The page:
Over three decades after The Breakfast Club first charmed audiences, John Hughes’ high school classic still resonates with young viewers despite the growing generational divide. The years since its initial release have proven that The Breakfast Club is timeless, so it’s about damn time The Criterion Collection gave Hughes’ film the prestige upgrade treatment. The January 2 release will include never-before-seen footage and deleted scenes, like this newly-unearthed clip of Molly Ringwald and Ally Sheedy.
You might know that National Lampoon’s Christmas Vacation was written by John Hughes, the guy behind ’80s classics like The Breakfast Club and Ferris Bueller’s Day Off. But did you know that before Hughes became a filmmaker he was a contributor to the National Lampoon magazine? In fact, he based his Christmas Vacation screenplay on one of his old Lampoon pieces, “Christmas ’59.” That’s just one of the cheerful facts featured in the newest episode of You Think You Know Movies!
Today marks the 31st anniversary of the day — March 24, 1984 — that The Breakfast Club first met: that would be the day that characters from John Hughes' beloved teen classic were all stuck in detention together. And although at first glance this group of teens had nothing in common, they bonded over the course of that special Saturday, learning that they couldn't be defined by the labels they cho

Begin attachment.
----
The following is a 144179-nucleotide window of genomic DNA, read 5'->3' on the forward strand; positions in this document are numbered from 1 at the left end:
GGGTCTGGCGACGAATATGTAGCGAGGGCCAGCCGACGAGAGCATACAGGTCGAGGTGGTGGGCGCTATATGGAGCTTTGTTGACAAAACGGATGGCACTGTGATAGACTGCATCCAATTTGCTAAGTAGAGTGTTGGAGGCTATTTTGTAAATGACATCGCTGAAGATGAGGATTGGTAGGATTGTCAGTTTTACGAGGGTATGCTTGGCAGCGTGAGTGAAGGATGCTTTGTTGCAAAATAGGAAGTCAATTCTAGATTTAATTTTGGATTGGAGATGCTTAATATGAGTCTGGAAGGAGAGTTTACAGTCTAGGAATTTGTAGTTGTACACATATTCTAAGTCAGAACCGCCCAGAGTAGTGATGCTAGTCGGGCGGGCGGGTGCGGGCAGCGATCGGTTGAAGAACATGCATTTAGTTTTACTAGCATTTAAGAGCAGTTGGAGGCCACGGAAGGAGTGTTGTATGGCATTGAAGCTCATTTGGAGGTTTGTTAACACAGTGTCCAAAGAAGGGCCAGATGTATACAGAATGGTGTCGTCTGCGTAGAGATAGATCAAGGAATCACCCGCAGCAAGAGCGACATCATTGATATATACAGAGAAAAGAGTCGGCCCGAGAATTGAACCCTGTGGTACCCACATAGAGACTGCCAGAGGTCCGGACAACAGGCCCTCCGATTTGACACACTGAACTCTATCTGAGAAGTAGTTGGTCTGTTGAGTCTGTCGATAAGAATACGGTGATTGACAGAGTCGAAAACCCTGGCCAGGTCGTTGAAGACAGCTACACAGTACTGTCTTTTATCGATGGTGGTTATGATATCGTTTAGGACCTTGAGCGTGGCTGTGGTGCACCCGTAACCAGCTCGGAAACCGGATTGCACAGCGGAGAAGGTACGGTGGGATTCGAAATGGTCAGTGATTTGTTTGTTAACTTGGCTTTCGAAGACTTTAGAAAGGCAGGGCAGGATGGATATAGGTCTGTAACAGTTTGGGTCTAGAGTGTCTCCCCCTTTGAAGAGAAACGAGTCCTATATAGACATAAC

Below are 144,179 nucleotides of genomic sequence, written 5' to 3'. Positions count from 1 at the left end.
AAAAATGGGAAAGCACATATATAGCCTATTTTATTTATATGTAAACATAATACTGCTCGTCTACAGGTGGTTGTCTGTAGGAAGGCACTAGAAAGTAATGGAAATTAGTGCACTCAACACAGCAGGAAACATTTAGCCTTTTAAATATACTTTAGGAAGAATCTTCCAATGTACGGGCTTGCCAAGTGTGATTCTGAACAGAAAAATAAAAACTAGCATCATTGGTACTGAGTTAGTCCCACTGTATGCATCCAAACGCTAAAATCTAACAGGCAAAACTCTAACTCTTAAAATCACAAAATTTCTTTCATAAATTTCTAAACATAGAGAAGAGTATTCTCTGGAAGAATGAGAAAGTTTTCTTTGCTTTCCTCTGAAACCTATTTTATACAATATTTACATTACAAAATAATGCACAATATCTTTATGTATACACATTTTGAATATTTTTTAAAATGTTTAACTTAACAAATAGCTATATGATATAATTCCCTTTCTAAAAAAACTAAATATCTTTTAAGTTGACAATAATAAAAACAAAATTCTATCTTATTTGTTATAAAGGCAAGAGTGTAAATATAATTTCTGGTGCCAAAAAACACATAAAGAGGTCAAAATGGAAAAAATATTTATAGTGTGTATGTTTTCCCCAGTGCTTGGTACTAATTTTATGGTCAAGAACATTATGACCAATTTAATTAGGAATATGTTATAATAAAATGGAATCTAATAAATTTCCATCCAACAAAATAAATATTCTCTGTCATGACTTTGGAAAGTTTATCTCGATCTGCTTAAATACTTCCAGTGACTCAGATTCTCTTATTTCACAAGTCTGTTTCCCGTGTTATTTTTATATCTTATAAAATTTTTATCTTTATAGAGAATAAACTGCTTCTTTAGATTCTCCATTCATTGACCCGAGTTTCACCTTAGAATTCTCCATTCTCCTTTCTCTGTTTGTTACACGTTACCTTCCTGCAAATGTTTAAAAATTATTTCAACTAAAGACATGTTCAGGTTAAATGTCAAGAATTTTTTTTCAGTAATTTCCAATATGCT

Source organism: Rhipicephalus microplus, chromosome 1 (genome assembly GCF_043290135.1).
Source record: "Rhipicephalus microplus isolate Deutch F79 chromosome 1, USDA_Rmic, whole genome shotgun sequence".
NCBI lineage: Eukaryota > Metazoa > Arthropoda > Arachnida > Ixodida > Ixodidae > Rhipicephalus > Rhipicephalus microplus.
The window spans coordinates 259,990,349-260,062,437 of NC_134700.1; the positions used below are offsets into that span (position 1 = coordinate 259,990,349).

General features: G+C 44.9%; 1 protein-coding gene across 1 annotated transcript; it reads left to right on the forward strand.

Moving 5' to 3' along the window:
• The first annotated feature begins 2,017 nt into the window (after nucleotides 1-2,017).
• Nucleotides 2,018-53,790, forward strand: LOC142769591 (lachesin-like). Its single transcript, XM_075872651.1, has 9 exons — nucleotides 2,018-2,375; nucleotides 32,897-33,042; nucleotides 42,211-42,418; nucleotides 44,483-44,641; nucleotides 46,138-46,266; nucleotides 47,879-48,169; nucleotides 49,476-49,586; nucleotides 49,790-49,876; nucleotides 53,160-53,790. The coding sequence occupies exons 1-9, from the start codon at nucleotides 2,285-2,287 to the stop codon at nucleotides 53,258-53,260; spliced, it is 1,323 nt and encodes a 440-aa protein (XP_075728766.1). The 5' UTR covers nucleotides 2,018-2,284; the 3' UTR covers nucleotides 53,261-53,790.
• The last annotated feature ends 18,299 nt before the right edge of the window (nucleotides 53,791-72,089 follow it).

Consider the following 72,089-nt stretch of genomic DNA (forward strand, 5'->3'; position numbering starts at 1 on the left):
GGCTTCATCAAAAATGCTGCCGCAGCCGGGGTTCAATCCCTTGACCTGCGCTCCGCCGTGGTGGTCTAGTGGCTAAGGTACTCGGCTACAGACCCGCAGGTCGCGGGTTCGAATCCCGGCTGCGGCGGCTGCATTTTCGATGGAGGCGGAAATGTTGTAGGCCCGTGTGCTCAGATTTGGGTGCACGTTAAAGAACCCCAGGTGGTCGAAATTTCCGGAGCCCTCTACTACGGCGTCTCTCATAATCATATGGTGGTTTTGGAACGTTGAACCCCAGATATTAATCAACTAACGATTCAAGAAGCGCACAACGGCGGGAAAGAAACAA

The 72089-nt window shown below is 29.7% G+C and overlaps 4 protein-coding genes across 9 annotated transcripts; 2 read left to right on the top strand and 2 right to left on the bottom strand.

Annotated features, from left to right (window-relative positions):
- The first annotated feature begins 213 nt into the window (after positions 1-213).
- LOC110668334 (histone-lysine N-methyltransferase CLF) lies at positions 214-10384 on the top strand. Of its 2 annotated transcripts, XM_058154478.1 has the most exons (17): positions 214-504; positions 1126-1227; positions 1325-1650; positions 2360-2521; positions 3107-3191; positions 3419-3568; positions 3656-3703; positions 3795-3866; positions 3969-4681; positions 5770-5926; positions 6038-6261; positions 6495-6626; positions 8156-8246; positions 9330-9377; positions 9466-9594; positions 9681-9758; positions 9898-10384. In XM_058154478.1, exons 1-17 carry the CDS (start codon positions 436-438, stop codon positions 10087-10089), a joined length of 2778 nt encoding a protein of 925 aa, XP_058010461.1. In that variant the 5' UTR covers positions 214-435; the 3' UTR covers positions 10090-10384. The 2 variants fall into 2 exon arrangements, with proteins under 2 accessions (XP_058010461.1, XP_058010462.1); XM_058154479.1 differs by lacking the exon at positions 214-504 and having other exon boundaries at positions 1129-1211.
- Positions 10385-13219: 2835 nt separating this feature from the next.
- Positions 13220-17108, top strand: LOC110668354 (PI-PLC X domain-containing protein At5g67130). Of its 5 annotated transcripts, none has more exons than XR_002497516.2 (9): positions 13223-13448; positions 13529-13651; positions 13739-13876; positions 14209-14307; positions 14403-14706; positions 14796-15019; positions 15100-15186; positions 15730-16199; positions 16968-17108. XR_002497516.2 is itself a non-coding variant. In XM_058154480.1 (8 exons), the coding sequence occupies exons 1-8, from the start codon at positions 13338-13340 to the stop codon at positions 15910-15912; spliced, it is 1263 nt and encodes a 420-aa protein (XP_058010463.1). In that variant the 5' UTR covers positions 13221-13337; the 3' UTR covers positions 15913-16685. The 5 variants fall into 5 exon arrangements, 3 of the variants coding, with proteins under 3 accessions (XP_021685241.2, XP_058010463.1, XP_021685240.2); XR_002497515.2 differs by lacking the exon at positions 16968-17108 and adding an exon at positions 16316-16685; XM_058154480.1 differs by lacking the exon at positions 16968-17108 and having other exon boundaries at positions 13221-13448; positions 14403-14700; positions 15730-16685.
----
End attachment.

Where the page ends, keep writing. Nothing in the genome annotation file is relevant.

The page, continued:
“Don’t you forget about me…” We surely haven’t forgotten The Breakfast Club, John Hughes’ seminal 1985 teen dramedy, which has inspired countless other teen films in the past 30 years and remains beloved by generations both old and young. If you’re looking to relive the magic of Hughes’ teen masterpiece, you’re in luck: The Breakfast Club is heading back to theaters this March to celebrate its 30th anniversary.
In 1999, 'Ferris Bueller's Day Off' was released on DVD and included an awesome audio commentary track from director John Hughes, the only audio commentary that the notoriously reclusive director ever recorded. But when the film was re-released on DVD and Blu-ray, the track mysteriously disappeared... until now.